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DEADPOOL – About The Production – Part 3

deadpool prod notes

THE FAULT IN OUR SCARS

A famous poet wrote that, “…the most massive characters are seared with scars” – which would certainly apply to Deadpool, whose mutilated visage was the result of the horrific experiments he underwent at The Workshop.   Equally applicable is this comment from his buddy Weasel:  “You look like Freddy Krueger face-f***** a topographical map of Utah.”

On set, Reynolds wore the iconic red suit as a badge of honor, and inhabited Deadpool’s scars with the same sense of kinship and admiration.  When Reynolds as Deadpool removes his mask for the first time to reveal his disfigured face, you can’t help but feel empathy.  It’s a moment that really humanizes the character, because as vile and violent as Deadpool can be sometimes, he presents here an unmasked vulnerability.

“Ryan and I had a lot of fun with the scene when Weasel sees the scarred version of Wade for first time,” T.J. Miller recalls.  “It’s pretty horrifying to look at.  It was difficult for me to talk to Ryan when he was in makeup.  He’d come over and say, like, “T.J., I’m lonely, you know?  I need a friend on set.”  And I would say, “Get away from me.  Your face looks like a roadmap to hell.”

Makeup Department Head Bill Corso worked with the Creative Character Engineering department to create that scarred look.  “We did multiple full-makeup tests and designs, trying to come up with not just a guy who’s disfigured, but a cool, iconic character,” Corso explains.  “I knew that, with Ryan, Deadpool would also possess a certain charm and ruggedness.  We took his features and strengthened and played with them, to slightly skew everything, so it’s still Ryan but an enhanced, mutated version of him.”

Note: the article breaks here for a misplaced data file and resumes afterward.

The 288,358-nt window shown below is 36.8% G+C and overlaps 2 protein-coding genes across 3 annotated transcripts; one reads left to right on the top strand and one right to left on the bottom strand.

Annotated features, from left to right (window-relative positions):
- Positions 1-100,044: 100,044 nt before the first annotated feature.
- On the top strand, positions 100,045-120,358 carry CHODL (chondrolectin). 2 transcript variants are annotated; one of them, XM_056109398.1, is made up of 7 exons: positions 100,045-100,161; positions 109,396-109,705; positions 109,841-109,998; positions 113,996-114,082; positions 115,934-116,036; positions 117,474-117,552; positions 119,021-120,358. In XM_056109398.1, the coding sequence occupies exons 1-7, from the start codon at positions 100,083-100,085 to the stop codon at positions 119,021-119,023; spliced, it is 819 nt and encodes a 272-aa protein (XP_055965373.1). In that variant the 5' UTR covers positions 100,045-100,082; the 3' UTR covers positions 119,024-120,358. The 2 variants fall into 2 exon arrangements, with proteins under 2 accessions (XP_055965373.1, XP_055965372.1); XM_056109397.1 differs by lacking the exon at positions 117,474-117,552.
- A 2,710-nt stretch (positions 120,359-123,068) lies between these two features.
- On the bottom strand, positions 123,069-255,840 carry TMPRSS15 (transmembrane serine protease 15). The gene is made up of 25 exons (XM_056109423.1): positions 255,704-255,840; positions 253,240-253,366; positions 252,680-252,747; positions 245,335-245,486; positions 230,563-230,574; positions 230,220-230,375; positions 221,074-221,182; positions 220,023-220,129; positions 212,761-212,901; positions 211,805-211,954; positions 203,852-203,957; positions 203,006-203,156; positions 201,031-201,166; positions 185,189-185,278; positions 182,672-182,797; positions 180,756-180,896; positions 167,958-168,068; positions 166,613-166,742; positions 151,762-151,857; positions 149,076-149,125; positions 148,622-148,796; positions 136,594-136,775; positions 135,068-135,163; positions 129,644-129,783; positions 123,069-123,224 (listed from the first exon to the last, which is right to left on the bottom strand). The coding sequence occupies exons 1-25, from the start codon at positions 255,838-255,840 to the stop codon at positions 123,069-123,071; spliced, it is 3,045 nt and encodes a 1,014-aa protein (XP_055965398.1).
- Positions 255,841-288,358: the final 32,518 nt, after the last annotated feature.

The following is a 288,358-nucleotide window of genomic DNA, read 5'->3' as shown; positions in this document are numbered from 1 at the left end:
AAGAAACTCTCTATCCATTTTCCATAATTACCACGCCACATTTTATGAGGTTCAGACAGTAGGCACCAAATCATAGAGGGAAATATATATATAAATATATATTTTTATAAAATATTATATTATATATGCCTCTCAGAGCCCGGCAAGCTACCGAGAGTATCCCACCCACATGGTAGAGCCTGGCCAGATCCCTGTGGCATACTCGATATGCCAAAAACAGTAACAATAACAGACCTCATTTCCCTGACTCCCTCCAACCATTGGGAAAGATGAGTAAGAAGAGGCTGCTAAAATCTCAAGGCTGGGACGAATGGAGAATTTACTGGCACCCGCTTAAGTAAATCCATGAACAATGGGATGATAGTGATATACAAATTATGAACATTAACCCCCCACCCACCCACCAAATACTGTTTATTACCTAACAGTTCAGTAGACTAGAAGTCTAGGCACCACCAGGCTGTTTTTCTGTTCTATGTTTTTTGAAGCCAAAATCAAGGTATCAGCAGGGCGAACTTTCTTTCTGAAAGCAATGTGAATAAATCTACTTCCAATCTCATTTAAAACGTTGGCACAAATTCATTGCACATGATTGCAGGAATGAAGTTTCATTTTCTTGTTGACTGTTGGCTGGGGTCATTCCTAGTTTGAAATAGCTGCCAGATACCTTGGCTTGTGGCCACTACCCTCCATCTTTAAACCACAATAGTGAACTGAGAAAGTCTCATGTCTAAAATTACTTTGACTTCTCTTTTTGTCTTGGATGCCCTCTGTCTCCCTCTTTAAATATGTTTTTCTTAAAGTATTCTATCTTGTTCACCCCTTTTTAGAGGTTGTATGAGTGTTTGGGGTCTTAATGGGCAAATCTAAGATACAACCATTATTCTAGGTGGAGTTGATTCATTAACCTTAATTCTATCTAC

In the end, Corso created a series of thin silicone prosthetics with a translucent quality, revealing muscles, blood and tissue beneath the skin.  “Ryan had ten paper-thin silicon appliances on his head,” Corso explains.   “Now multiply that by a whole body for the compelling fight sequence with Ed Skrein as Ajax at the Workshop, when Ryan is basically au naturel.  It’s a raw, brutal fight, and there’s no clothing or padding.  It gets very real!”

Along with Deadpool fighting in the buff, the film’s torrid scenes between Wade and Vanessa, and Deadpool’s non-stop and off-color verbal stylings, all contribute to the film’s R-rating.  “I think the R-rating allows us to have a level of reality that wouldn’t be possible with a PG-13,” says Miller.  “I also think it’s an important step in the expansion of the genre.  There’s a type of film that can only be made with this rating, and that really expands the boundaries of the stories comic book movies can tell.”

As the filmmakers ready DEADPOOL for a February 2016 opening, they remain convinced the time is right for this unique movie event.  “When comic book movies first appeared, they had to be ‘tentpole’ movies, which had to appeal to the broadest possible audience,” Miller says.  “DEADPOOL was always meant to be an edgy film, and the time is right for it.   The genre of superhero and comic book films is wider and it feels like it’s time to do a film like this, that sort of pushes the boundaries a little further.”

DEADPOOL is produced by Simon Kinberg (“X-Men: Days of Future Past”), Ryan Reynolds and Lauren Shuler Donner (“X-Men: Days of Future Past”). The executive producers are Stan Lee, John J. Kelly (“Spy”), Jonathon Komack Martin (“The Change-Up”), Aditya Sood (“The Martian”), and screenwriters Rhett Reese and Paul Wernick.

The director of photography is Ken Seng (“Project X”), the production designer is Sean Haworth (“Goosebumps”), the editor is Julian Clarke, ACE (“District 9”), and music is by Tom Holkenborg (“Mad Max: Fury Road”).

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